Finland is moving closer to seeking membership in the North Atlantic Treaty Organization, its prime minister signaled Wednesday, calling it an historical step for the security of the nation’s citizens.
“Joining NATO would strengthen the whole international community that stands for our common values,” Prime Minister Sanna Marin told reporters in Tokyo, after a meeting with Japanese Prime Minister Fumio Kishida.
A Finnish government report concluded last month that joining the alliance would boost security in the region, and Ms. Marin has previously said she expects Finland to apply for NATO membership.
Sweden is also weighing whether to join NATO.
“President [Vladimir] Putin thought he could cause division, but he has achieved the opposite,” Swedish Prime Minister Magdalena Andersson told reporters after she and U.K. Prime Minister Boris Johnson signed a bilateral security agreement Wednesday.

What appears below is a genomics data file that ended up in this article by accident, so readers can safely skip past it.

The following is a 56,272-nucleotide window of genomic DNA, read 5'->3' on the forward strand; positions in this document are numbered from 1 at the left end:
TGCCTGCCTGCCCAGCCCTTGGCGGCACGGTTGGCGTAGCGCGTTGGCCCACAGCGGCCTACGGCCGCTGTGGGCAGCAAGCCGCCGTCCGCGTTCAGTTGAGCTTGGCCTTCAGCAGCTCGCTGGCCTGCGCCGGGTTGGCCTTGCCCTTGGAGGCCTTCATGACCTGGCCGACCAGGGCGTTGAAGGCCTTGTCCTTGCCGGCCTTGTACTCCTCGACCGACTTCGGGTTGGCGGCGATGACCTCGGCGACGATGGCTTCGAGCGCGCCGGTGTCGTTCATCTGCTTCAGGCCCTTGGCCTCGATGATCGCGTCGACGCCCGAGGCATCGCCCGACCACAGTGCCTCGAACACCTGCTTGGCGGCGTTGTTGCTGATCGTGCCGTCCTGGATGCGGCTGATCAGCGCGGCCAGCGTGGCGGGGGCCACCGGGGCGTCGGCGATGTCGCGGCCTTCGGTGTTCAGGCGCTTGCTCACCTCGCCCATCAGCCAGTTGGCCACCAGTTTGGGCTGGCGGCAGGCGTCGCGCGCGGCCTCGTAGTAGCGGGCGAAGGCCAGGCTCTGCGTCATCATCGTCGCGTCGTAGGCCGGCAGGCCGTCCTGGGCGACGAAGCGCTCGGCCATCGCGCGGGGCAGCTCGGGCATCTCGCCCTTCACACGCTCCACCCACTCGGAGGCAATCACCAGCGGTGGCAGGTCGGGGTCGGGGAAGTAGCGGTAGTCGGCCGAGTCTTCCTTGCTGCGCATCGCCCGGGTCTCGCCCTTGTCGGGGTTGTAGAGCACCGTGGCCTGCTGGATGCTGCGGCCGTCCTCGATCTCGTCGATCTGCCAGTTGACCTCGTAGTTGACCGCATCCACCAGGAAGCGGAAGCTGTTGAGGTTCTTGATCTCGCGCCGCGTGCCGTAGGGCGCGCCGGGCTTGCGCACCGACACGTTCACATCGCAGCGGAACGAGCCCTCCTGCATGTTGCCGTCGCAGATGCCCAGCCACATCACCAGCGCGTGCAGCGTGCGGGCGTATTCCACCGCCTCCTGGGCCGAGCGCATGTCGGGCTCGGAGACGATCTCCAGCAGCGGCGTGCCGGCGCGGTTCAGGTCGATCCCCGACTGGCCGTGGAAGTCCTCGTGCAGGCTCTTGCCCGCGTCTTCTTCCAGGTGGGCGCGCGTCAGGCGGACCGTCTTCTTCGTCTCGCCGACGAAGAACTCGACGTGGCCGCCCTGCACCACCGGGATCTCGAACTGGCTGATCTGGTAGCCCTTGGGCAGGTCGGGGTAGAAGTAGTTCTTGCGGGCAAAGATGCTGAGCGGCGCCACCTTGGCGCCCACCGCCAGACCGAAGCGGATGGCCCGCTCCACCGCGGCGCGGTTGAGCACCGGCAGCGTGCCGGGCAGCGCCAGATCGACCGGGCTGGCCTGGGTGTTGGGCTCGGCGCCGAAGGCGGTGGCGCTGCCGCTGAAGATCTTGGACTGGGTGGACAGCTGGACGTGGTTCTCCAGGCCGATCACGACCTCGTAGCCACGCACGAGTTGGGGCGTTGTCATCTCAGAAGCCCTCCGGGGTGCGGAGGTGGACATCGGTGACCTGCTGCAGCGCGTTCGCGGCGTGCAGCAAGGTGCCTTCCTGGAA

Finland, which successfully fought off a Soviet invasion during World War II and has since been neutral, has long refused to join the military alliance amid a lack of popular support for the move.
Since Russia invaded Ukraine, however, polls have shown that support for NATO membership had surged to over 60% from below 20%. In a recent poll for May, support was at 76%. Most political parties in Helsinki now agree Finland should become a member to boost its security.
Military analysts say that the inclusion of Finland and Sweden would bolster NATO’s military capabilities. Finland shares a roughly 800-mile border with Russia to its east.
Finland’s foreign minister, Pekka Haavisto, said the country’s draft legislation included a NATO option.
“This is probably now the change that [means] we are ready to make that step,” he told Sky News, referring to Russian aggression in Ukraine.